A crowd filled the auditorium of OpenDoor Church in Burleson on Wednesday to commemorate Grand Master James Pat Burleson, who passed away Sunday at the age of 85.

Burleson was an unstoppable force in open tournament fighting, according to Black Belt Mag, and was a pioneer in the popularization of martial arts in America.

“It was said he was much more than martial arts, but I see today martial arts,” Jamie Cashion said as he opened the service.

The audience was filled with students who had trained under Burleson, many of whom have become masters themselves.

“I want to thank everyone for coming here and showing so much love for Pat and it’s easy to do for him,” Burleson’s wife, Annie, said. “That’s why it was easy to care for him all these years. It was such a pleasure and a joy. I’m standing up here with the strength of Jesus because there’s no other way I could be doing this.

“I want you guys to know that even during this difficult time I managed to find joy and peace with the whole process, which is amazing. And that only told me that Jesus was right here within all of us. That’s really an awesome thing.”

Pat Burleson won the first U.S. Karate Championship in 1964, and he also became the Texas State Champion in fighting. He was aptly nicknamed the “father of all karate championships.”

He was the second highest ranked belt in Tae Kwon Do behind Great Grand Master Jhoon Rhee, who brought and popularized Tae Kwon Do to the United States. Burleson first trained Tang Soo Do in Japan in the 1950s.

“The word ‘icon’ is over-used in today’s lexicon but is right and proper when applied to Master Burleson,” said Grand Master John Worley, co-founder of The National Karate Academy of Martial Arts. “He was a true American martial arts pioneer and icon.

“He, along with his life-time friend and fellow pioneer, Allen Steen, set martial arts standards in Texas that are still being observed today. My long-time partner in the National Karate school organization, Larry Carnahan and I, along with Pat Worley and Gordon Franks have been honored to have been promoted in rank by Master Burleson.”

OpenDoor Church Pastor Troy Brewer spoke of Burleson’s faith that got him through the past couple of years.

“I remember going, ‘Wow, I can’t believe I’m meeting this guy,’” he said. “I kind of fan boy sometimes and just being in the room with him was very impressive to me. Just like someone who gave a testimony earlier, I knew a lot of his exploits. I knew a lot of things he’d done. I know what a tremendous difference he’s made and how he’s literally affected the planet Earth.

“And then he was a sweet guy. When he was around me, all he wanted to talk about was King Jesus. I’ve had great privilege of praying with Mr. Burleson over and over again.”

Burleson’s achievements in martial arts led him to the film industry in which he had appeared as a stunt actor in many episodes of “Walker Texas Ranger” alongside Chuck Norris.

Norris shared his condolences via a video during the service.

“Dear Annie and family, Gina and I send our love and prayers to you all during this difficult time with the passing of Pat,” he said. “I have so many fond memories of Pat that we made over the years. Not only was he one of the world’s greatest martial artists, but one of the finest men I’ve ever known. He had a heart as big as Texas and cared for everyone he knew. Pat will be missed and never forgotten. And Annie, Gina and I love you and your family. Take care and God bless you.”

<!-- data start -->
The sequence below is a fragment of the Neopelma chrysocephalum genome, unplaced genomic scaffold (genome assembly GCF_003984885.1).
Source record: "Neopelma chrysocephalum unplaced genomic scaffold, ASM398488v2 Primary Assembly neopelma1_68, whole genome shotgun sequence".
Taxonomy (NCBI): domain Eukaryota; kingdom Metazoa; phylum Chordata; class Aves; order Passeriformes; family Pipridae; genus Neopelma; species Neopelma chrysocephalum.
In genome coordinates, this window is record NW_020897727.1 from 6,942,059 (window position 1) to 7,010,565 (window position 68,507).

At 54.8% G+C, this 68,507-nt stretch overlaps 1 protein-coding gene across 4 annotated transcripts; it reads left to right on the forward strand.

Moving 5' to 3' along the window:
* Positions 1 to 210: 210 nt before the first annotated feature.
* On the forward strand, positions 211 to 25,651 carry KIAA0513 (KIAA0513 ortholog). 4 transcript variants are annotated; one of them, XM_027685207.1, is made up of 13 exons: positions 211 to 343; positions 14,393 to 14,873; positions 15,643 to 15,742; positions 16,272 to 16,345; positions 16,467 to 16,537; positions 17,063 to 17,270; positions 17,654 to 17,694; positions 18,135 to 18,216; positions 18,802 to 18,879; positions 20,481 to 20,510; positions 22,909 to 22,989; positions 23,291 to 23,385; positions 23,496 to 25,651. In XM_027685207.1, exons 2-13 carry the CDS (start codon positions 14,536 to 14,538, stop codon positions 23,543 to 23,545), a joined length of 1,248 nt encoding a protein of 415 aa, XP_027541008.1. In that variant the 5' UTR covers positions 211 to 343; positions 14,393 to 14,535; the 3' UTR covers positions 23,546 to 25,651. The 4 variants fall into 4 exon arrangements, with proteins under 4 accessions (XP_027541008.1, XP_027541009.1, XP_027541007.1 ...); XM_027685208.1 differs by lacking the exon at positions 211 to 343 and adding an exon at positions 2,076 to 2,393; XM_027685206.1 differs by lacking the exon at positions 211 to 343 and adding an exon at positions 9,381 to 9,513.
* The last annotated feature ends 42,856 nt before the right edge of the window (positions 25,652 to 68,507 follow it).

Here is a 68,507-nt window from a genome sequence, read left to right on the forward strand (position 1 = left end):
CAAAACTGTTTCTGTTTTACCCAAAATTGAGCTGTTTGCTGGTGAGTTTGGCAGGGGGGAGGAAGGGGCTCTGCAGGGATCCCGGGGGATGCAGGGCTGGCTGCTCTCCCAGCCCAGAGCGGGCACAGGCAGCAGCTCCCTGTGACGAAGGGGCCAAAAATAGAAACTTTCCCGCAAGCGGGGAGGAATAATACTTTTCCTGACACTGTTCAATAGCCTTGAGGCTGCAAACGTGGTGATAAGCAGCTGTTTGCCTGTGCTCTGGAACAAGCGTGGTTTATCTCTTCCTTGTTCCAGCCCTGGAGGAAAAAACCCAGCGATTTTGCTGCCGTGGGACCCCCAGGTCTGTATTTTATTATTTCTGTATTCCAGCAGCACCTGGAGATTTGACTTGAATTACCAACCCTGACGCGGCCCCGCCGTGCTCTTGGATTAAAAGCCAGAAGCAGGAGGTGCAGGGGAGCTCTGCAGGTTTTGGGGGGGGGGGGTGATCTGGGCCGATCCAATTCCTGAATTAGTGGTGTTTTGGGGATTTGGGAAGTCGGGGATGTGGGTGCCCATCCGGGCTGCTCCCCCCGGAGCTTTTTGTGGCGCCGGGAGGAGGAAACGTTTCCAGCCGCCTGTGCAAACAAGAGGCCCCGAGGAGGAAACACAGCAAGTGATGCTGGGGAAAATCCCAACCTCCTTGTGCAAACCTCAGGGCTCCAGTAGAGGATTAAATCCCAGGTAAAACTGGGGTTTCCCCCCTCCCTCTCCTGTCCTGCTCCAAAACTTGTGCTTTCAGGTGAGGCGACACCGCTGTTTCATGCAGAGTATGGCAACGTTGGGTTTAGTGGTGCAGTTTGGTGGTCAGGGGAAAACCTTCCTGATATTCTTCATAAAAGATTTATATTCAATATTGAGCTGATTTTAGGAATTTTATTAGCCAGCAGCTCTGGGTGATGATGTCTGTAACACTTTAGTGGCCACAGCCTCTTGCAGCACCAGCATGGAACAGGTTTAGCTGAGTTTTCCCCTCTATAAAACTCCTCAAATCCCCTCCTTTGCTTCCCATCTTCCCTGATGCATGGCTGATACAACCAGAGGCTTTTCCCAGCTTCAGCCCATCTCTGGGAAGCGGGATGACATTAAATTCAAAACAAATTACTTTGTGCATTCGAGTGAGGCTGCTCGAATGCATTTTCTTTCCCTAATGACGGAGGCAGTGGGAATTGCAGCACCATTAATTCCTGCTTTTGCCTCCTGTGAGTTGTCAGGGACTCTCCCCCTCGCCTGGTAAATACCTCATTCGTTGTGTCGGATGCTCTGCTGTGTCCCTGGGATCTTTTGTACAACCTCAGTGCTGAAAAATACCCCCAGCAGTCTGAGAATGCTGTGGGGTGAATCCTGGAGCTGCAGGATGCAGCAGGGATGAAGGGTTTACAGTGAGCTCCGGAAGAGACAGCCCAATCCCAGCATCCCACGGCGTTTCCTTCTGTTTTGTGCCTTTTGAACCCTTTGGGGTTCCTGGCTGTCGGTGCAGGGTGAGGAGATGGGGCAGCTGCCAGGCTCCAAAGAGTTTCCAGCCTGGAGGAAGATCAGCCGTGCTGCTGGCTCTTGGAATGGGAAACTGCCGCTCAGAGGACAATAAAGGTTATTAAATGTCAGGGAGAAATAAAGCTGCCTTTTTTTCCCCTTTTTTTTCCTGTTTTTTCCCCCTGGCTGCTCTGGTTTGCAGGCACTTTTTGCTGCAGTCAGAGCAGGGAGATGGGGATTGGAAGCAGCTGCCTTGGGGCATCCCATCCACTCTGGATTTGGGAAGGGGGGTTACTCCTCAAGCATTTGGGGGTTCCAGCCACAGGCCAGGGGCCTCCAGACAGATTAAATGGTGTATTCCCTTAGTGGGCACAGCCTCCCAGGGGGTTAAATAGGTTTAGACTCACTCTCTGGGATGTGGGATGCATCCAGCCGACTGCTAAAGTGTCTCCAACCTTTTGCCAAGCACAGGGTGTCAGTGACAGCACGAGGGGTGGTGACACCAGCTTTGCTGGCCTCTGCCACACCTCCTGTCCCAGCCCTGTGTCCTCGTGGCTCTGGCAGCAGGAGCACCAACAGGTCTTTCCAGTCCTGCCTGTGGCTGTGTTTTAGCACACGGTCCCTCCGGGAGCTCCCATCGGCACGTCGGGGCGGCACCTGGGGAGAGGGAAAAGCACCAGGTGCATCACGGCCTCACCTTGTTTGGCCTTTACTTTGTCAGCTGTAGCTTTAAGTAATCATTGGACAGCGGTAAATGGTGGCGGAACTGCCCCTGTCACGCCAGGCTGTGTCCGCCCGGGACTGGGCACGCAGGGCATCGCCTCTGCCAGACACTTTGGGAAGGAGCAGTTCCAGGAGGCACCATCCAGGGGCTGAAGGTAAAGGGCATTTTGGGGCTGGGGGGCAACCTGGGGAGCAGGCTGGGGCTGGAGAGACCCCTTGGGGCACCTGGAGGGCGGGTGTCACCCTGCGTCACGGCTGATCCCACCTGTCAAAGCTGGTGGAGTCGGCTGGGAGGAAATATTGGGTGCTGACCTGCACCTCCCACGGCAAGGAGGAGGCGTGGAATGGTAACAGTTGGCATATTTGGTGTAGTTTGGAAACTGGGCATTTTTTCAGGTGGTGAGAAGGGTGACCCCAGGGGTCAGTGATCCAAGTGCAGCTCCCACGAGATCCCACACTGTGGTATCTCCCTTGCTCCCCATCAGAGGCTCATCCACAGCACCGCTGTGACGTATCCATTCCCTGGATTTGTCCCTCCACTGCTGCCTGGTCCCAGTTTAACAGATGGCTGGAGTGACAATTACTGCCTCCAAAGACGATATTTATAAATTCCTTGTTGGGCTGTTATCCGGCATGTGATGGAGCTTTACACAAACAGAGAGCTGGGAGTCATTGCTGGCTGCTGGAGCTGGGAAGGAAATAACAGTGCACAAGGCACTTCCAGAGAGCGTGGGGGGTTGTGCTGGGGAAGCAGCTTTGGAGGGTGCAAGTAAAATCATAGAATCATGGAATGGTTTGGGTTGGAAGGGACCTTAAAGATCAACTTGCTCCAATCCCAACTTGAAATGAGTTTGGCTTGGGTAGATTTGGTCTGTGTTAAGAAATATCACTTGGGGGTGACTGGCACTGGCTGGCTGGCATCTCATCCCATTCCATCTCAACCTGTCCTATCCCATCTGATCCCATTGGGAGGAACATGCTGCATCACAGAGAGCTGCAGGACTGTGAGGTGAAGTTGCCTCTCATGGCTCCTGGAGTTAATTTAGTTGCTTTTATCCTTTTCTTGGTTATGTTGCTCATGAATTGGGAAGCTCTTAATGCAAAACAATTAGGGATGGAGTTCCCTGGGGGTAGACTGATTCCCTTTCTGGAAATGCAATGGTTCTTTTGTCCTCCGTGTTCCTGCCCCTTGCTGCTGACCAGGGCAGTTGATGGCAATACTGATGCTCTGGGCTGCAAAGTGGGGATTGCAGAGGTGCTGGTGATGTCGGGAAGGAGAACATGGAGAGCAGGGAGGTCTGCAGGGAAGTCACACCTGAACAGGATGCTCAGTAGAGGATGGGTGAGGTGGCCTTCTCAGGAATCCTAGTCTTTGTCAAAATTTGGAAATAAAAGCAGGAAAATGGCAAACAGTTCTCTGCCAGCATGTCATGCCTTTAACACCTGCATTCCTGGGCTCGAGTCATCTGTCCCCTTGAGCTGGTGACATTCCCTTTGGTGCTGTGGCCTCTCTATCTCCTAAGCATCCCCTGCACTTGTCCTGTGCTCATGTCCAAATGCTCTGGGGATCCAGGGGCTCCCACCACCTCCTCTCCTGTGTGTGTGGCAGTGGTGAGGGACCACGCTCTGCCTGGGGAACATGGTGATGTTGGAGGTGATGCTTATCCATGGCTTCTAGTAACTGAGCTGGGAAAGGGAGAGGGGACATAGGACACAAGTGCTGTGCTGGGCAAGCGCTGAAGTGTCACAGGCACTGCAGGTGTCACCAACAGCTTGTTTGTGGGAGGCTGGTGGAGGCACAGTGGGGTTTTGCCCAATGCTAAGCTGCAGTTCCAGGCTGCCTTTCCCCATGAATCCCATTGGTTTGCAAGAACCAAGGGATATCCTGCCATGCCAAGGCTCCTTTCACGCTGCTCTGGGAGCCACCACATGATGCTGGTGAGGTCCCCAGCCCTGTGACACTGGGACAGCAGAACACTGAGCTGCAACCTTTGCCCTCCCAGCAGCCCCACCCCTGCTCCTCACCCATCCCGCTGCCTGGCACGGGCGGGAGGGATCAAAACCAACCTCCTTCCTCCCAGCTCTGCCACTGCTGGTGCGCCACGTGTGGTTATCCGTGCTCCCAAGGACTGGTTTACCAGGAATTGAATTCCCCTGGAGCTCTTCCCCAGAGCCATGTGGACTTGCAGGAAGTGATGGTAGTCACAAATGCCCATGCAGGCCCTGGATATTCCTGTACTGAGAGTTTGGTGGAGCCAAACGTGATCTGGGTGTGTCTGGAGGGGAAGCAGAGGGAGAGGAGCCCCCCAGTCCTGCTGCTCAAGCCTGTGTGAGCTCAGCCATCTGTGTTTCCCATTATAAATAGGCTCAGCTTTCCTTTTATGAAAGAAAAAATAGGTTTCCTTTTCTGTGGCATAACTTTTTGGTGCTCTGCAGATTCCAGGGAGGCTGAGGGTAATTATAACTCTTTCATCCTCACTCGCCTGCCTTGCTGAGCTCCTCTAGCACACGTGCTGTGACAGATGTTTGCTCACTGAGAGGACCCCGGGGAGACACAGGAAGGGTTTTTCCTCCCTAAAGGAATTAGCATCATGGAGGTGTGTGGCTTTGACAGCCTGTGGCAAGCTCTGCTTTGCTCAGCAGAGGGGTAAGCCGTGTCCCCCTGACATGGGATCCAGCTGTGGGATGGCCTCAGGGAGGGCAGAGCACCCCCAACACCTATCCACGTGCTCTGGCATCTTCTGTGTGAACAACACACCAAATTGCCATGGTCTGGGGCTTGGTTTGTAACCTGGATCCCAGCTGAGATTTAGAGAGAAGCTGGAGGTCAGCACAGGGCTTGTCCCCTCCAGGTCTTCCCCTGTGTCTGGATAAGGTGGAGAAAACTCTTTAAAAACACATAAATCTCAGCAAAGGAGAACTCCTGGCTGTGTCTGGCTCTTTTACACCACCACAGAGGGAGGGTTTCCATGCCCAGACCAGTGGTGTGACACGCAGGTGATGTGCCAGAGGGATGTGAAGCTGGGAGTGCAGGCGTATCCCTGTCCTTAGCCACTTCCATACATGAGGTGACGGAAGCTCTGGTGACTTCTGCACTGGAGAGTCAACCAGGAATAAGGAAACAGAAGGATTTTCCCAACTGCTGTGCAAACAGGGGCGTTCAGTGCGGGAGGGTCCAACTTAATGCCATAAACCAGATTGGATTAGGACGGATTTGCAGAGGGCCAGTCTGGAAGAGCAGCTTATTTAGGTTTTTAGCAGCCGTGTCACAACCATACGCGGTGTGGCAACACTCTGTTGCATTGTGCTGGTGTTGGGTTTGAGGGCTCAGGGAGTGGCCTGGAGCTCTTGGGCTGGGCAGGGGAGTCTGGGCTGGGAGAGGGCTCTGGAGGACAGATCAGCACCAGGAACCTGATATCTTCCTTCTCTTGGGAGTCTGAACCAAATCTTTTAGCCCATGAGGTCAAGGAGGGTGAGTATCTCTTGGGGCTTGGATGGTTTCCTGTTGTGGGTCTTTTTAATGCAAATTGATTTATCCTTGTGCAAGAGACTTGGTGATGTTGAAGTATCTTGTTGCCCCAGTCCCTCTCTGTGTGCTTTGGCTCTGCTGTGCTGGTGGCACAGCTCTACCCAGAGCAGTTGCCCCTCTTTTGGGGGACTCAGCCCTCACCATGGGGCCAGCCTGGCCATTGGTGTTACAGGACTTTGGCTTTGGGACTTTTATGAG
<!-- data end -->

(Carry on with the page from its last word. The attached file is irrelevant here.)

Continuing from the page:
Burleson went on to open one of the first Karate schools in America — J. Pat Burleson Martial Arts in Saginaw.

Cleburne resident Guy James is an ninth-degree black belt and trained under Burleson, who promoted him last in 2019.

“It’s an honor to be part of Mr. Burleson’s honor guard today,” James said Wednesday morning. “He is a legend and a legacy leader and a friend to people all over the world. There’s no telling how many martial artists he’s influenced or the number of black belts under his lineage.”

Burleson resident Kenny Rebstock also trained under Burleson.

In 2002, Burleson was inducted into the United States Martial Arts Hall of Fame.

“The United States Martial Arts Hall of Fame mourns the passing of GM Pat Burleson,” reads a post on the USMA Hall of Fame Facebook page. “Our thoughts and prayers are with his family and the incredible number of school owners, instructors and students he influenced over a long and distinguished career as a martial arts influencer. We honor his lineage and his legacy, and we remember him with great respect and distinction.”

Grand Master George Minshew finished the ceremony with the presentation of an eternal black belt memorial flag to Burleson’s wife, Annie.

“I showed this prototype to Pat two years ago,” Minshew said. “And along came this pandemic that scared everybody and we couldn’t do this. This banner is made out of 100 percent authentic martial art uniform material. Obviously the black belt goes all the way around and the iconic American flag. Pat Burleson is the first recipient of it. I wanted him to be the last but it didn’t work out.”

Burleson was born April 27, 1936. He is survived by his wife, Anna Jerez Burleson; his children, Terry Burleson, Shelia Burleson, Tasha Estrada, Robert Chance Burleson, Matthew Luis Killen, Luke Richard Killen and Chad Lawrence Killen; 12 grandchildren; and three great-grandchildren.

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